Domaine Antonin Guyon Corton-Charlemagne Grand Cru 2010
Critical AcclaimAll Vintages
Barrel Sample: 92-94 Points
Domaine Antonin Guyon is one of the most prestigious estates in the Côte d’Or, as well as one of the largest family-owned wineries in the region. Started in the 1960s by Antonin Guyon with parcels of land in Gevrey and Mersault, the domaine is controlled and operated today by Antonin’s sons, Dominique and Michel. This 47 hectare property now produces wines of impeccable quality from 15 different appellations, including some of the most renowned villages of the region.
Dominique Guyon and his brother Michel control the business that was started by their father Antonin in the 1960’s. Antonin was relatively mature when he set out on his vine-owning journey – 55 – buying his first parcels in Gevrey and Meursault. The biggest single addition to the family’s holdings came in 1970 after Dominique had patiently accumulated hundreds of small parcels from almost 80 different Hautes Côtes de Nuits growers in Meuilley into a single, 22 hectare block of southfacing vines.
Based in Savigny-lès-Beaune the domaine owns a fine range of vines from around the hill of Corton but their northern limits are in Gevrey, southern in Meursault, western in the aforementioned Hautes Côtes de Nuits and to the east in Chorey-lès-Beaune.
Today, Dominique and daughter Hombeline Guyon preside over a 47 hectare domaine producing wines of impeccable quality from 25 different appellations. His holdings produce wines of sufficient quantity to bring to the broad market dominated by negociant names, but with a quality that can rival some of the most specialist of grower domaines.
A classic source of exceptional Chardonnay as well as Pinot noir, the Côte de Beaune makes up the southern half of the Côte d’Or. Its principal wine-producing villages are Pernand-Vergelesses, Aloxe-Corton, Beaune, Pommard, Volnay, Meursault, Puligny-Montrachet and Chassagne-Montrachet.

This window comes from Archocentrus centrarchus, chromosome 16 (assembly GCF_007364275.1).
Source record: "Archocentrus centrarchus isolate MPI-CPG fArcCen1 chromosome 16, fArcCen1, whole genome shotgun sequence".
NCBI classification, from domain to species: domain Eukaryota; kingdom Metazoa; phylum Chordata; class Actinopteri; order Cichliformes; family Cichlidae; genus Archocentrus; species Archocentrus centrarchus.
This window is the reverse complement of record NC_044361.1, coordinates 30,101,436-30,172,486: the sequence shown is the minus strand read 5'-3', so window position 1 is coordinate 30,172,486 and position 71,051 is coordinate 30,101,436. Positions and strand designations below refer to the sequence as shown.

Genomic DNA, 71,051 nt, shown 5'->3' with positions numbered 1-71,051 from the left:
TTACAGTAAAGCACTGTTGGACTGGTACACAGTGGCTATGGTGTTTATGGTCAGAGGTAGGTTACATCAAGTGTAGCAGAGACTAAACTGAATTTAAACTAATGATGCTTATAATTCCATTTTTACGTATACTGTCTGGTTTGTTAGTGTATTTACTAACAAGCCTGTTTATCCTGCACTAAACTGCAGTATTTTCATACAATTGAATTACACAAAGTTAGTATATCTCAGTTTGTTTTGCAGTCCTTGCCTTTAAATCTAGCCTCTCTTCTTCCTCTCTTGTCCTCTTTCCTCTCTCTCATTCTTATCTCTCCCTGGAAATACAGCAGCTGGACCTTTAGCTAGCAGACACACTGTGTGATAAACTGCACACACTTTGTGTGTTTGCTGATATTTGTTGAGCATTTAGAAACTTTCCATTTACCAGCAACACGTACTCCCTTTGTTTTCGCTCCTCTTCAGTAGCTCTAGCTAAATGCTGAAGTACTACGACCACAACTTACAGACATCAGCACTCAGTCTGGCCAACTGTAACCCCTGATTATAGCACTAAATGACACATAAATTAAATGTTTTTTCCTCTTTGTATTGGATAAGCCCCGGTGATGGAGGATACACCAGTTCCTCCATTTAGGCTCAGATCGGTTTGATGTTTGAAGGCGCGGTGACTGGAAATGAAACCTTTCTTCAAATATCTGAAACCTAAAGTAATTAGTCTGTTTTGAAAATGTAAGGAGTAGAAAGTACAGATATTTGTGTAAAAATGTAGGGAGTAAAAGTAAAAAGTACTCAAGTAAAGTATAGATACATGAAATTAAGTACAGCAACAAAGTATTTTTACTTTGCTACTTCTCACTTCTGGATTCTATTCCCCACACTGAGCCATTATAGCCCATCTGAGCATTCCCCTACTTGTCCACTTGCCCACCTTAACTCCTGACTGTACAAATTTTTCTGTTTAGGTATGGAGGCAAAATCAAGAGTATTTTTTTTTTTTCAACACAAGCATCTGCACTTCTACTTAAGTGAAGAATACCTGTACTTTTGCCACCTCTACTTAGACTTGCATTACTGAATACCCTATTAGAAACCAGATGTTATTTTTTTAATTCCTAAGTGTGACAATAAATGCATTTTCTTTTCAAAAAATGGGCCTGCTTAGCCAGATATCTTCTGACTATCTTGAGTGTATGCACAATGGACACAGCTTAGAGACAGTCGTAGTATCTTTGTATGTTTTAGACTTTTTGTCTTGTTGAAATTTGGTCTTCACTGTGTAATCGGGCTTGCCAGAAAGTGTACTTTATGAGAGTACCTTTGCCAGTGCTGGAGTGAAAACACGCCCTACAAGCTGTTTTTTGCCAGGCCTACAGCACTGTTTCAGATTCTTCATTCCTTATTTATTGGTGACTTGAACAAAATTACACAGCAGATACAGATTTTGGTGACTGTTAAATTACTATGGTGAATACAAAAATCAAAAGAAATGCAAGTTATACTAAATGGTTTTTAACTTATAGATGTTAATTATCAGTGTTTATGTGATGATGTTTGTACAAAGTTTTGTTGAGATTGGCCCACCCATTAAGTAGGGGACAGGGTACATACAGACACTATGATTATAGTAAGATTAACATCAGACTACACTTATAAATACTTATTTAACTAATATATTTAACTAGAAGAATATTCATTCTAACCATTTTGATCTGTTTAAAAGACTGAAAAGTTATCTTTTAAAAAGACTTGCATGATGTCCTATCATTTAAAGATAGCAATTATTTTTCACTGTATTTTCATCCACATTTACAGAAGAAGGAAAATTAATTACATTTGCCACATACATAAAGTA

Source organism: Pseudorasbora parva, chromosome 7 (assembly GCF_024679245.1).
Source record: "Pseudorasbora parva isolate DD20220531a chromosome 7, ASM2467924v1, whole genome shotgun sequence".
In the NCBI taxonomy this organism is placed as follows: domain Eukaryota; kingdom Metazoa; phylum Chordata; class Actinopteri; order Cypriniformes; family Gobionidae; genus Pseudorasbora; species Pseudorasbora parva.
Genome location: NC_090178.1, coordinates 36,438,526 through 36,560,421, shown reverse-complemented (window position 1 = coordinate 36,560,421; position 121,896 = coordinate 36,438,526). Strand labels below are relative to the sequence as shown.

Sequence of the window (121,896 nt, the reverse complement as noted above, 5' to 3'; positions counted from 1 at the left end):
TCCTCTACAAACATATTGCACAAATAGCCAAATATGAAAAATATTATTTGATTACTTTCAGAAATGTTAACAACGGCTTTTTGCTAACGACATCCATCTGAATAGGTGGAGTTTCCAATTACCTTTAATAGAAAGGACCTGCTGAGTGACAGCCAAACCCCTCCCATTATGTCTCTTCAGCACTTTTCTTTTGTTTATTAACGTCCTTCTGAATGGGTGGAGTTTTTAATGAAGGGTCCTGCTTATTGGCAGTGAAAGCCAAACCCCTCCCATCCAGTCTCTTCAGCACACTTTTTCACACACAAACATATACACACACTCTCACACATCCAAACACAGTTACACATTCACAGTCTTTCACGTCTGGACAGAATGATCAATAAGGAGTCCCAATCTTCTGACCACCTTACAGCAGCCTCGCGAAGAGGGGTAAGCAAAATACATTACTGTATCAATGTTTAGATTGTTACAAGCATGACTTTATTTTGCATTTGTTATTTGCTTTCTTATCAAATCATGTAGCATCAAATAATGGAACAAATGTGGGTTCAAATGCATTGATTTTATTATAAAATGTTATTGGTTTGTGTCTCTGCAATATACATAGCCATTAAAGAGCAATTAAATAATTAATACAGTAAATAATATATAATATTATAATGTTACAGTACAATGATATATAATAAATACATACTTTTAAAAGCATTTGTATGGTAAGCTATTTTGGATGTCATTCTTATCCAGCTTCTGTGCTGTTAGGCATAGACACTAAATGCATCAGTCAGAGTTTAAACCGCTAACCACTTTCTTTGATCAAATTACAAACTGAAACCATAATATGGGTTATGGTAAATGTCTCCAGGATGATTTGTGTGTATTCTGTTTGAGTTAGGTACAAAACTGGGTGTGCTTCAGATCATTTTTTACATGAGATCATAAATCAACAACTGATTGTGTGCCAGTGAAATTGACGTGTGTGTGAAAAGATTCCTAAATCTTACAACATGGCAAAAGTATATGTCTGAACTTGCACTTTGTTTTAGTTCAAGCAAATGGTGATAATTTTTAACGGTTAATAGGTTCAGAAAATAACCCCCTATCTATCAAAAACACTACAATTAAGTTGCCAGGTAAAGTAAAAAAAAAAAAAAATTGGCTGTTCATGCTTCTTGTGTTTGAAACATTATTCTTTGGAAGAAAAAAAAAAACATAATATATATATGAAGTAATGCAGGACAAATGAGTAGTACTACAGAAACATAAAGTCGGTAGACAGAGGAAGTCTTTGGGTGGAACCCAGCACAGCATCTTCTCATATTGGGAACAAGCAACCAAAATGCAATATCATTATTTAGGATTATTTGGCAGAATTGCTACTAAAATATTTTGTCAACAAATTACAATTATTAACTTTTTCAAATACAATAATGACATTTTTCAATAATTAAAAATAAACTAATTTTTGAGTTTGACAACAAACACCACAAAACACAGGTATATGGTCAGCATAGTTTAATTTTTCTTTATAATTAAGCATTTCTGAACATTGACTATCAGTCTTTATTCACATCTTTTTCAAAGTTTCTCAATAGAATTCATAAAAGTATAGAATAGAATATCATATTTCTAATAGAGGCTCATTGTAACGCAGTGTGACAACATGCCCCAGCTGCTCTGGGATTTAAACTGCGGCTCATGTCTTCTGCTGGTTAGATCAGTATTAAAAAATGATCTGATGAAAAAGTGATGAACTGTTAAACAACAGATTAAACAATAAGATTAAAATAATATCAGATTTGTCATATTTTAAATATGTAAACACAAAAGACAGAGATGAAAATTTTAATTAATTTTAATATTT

The area is named for its own important town of Beaune, which is essentially the center of the Burgundy wine business and where many negociants center their work. Hospices de Beaune, the annual wine auction, is based here as well.
One of the most popular and versatile white wine grapes, Chardonnay offers a wide range of flavors and styles depending on where it is grown and how it is made. While practically every country in the wine producing world grows it, Chardonnay from its Burgundian homeland produces some of the most remarkable and longest lived examples. As far as cellar potential, white Burgundy rivals the world’s other age-worthy whites like Riesling or botrytized Semillon. California is Chardonnay’s second most important home, where both oaky, buttery styles and leaner, European-inspired wines enjoy great popularity. Oregon, Australia and South America are also significant producers of Chardonnay.
In the Glass
When planted on cool sites, Chardonnay flavors tend towards grapefruit, lemon zest, green apple, celery leaf and wet flint, while warmer locations coax out richer, more tropical flavors of melon, peach and pineapple. Oak can add notes of vanilla, coconut and spice, while malolactic fermentation imparts a soft and creamy texture.
Chardonnay is as versatile at the table as it is in the vineyard. The crisp, clean, Chablis-like styles go well with flaky white fish with herbs, scallops, turkey breast and soft cheeses. Richer Chardonnays marry well with lobster, crab, salmon, roasted chicken and creamy sauces.
Since the 1990s, big, oaky, buttery Chardonnays from California have enjoyed explosive popularity. More recently, the pendulum has begun to swing in the opposite direction, towards a clean, crisp style that rarely utilizes new oak. In Burgundy, the subregion of Chablis, while typically employing the use of older oak barrels, produces a similar bright and acid-driven style. Anyone who doesn't like oaky Chardonnay would likely enjoy its lighter style.